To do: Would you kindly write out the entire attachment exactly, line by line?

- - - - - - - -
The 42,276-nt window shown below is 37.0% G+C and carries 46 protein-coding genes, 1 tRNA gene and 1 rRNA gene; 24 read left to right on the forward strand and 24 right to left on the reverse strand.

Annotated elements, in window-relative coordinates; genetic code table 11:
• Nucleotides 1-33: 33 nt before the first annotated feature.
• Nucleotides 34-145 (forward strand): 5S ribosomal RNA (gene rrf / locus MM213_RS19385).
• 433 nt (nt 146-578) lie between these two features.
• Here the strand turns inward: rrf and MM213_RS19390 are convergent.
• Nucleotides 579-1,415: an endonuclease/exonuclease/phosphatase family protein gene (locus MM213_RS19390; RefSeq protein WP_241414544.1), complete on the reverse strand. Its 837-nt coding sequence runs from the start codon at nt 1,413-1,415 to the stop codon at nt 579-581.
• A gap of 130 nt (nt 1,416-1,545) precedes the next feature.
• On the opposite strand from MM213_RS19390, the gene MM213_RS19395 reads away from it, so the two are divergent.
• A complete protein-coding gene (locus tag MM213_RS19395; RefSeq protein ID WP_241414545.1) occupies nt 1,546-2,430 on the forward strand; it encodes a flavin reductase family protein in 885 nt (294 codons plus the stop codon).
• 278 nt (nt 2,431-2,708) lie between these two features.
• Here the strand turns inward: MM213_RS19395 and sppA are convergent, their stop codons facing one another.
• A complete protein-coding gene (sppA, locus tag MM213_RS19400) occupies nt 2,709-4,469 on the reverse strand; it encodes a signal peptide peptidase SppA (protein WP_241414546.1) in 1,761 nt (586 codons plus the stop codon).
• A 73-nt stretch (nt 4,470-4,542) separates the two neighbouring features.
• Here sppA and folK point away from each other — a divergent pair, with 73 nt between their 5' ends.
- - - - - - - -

The 42,276-nt window shown below is 37.0% G+C and carries 46 protein-coding genes, 1 tRNA gene and 1 rRNA gene; 24 read left to right on the forward strand and 24 right to left on the reverse strand.

Annotated elements, in window-relative coordinates; genetic code table 11:
• Nucleotides 1-33: 33 nt before the first annotated feature.
• Nucleotides 34-145 (forward strand): 5S ribosomal RNA (gene rrf / locus MM213_RS19385).
• 433 nt (nt 146-578) lie between these two features.
• Here the strand turns inward: rrf and MM213_RS19390 are convergent.
• Nucleotides 579-1,415: an endonuclease/exonuclease/phosphatase family protein gene (locus MM213_RS19390; RefSeq protein WP_241414544.1), complete on the reverse strand. Its 837-nt coding sequence runs from the start codon at nt 1,413-1,415 to the stop codon at nt 579-581.
• A gap of 130 nt (nt 1,416-1,545) precedes the next feature.
• On the opposite strand from MM213_RS19390, the gene MM213_RS19395 reads away from it, so the two are divergent.
• A complete protein-coding gene (locus tag MM213_RS19395; RefSeq protein ID WP_241414545.1) occupies nt 1,546-2,430 on the forward strand; it encodes a flavin reductase family protein in 885 nt (294 codons plus the stop codon).
• 278 nt (nt 2,431-2,708) lie between these two features.
• Here the strand turns inward: MM213_RS19395 and sppA are convergent, their stop codons facing one another.
• A complete protein-coding gene (sppA, locus tag MM213_RS19400) occupies nt 2,709-4,469 on the reverse strand; it encodes a signal peptide peptidase SppA (protein WP_241414546.1) in 1,761 nt (586 codons plus the stop codon).
• A 73-nt stretch (nt 4,470-4,542) separates the two neighbouring features.
• Here sppA and folK point away from each other — a divergent pair, with 73 nt between their 5' ends.